According to Barden, by testing out the features and using the latest technology while renting, an equipment operator is capable of becoming more informed should he or she ever decide to own that type of equipment.

Equipment continues to evolve in a number of different ways. For example, enclosed cabs continue to change with time and are becoming more sophisticated due to new technology integrations. Most of today’s cabs feature optimized operator interfaces, including LED screens to improve visibility related to machine functions and diagnostics.

Furhermore, there is a greater drive to improve the environmental impact of equipment—primarily using fewer resources to keep equipment running. Other advancements are often driven by the needs of the business, which can include miniaturization and creating progressive and more technologically advanced machines.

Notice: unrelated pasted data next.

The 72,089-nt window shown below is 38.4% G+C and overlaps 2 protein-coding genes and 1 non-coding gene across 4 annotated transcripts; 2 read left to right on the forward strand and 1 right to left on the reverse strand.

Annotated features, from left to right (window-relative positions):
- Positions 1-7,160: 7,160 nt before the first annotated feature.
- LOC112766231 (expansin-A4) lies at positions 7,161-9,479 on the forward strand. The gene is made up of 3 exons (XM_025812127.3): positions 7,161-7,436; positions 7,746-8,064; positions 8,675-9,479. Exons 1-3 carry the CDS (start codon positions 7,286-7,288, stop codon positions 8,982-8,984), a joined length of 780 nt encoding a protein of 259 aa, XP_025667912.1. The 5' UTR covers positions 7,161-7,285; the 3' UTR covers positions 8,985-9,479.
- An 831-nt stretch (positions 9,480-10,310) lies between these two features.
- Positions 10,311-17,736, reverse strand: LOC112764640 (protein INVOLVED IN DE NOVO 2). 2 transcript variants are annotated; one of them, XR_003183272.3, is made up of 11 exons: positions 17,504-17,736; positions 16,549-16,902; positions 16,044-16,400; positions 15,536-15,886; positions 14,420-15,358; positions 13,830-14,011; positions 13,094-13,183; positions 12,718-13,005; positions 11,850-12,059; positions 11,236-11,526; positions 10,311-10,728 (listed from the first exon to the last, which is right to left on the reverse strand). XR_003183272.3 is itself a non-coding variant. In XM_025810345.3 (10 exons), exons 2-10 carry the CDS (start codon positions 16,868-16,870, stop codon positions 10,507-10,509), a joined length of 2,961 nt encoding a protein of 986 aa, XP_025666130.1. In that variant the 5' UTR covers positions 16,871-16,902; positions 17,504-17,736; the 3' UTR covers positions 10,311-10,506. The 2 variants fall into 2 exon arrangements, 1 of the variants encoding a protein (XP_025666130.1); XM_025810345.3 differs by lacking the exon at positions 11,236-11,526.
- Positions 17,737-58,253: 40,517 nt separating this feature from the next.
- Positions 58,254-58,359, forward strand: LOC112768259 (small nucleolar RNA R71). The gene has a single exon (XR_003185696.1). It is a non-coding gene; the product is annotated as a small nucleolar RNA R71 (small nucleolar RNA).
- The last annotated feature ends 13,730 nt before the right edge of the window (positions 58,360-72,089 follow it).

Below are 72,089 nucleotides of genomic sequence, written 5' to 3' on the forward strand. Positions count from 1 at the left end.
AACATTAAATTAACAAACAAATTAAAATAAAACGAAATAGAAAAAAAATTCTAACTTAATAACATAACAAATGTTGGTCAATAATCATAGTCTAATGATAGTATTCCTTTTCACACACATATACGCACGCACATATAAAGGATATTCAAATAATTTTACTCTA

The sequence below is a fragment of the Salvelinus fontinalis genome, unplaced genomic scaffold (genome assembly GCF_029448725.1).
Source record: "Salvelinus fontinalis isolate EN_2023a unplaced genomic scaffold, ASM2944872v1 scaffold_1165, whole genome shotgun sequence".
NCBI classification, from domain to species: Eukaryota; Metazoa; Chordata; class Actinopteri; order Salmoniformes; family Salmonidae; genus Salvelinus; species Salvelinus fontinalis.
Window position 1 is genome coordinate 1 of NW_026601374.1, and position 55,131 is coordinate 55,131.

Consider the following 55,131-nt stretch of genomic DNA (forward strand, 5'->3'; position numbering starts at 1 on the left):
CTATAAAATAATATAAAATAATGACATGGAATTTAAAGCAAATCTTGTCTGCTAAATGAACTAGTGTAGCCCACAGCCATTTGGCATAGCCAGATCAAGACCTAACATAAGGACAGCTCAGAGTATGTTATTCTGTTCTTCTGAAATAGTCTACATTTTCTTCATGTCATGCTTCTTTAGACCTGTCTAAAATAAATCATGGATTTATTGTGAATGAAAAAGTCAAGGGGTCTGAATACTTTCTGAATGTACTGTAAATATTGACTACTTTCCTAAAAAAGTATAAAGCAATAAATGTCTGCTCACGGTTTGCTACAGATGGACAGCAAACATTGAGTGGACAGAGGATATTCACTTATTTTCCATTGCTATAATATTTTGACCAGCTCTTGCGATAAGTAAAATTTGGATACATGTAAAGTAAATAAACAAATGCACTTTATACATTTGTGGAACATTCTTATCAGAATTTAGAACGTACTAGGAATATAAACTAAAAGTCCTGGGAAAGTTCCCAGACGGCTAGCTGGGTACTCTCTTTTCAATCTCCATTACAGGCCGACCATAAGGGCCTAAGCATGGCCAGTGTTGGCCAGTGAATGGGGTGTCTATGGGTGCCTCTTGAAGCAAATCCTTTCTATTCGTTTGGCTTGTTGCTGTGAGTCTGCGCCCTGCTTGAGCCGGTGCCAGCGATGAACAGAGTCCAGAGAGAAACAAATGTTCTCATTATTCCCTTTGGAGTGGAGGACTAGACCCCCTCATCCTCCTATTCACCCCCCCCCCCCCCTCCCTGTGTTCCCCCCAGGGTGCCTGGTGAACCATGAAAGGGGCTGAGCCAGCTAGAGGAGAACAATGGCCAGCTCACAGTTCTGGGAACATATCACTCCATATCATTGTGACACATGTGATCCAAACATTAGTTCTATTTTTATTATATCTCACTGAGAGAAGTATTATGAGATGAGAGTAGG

“Miniaturization is important as machines need to become more nimble and maneuverable for smaller job sites,” said Josh Nickell, director of global strategy, Point of Rental, a provider of smart rental software. “Redevelopment is done in tighter quarters than new development, and smaller versions of large machines are able to take care of business in places the large machines can’t. Smaller equipment is also easier to transport and use fewer resources.”

Furthermore, technology advancements in machines can take complex tasks and turn them into simple and safe ones, and can take repetitive and uninteresting tasks and automate them. This ultimately frees up employees for work elsewhere on the site or can reduce the number of people needed overall.

RentalWhat Contractors Are Thinking When Considering a Purchase

When it comes time to decide whether to rent or buy construction equipment, a number of critical factors come into play for contractors. According to Barden, the most obvious difference is the financial implication of owning versus renting equipment.

“Owning equipment comes with maintenance costs, tax implications, as well as insurance costs,” he said. “If the equipment will be used for a short-term project or infrequently, it may make sense to rent a machine and utilize capital in other areas for growth.”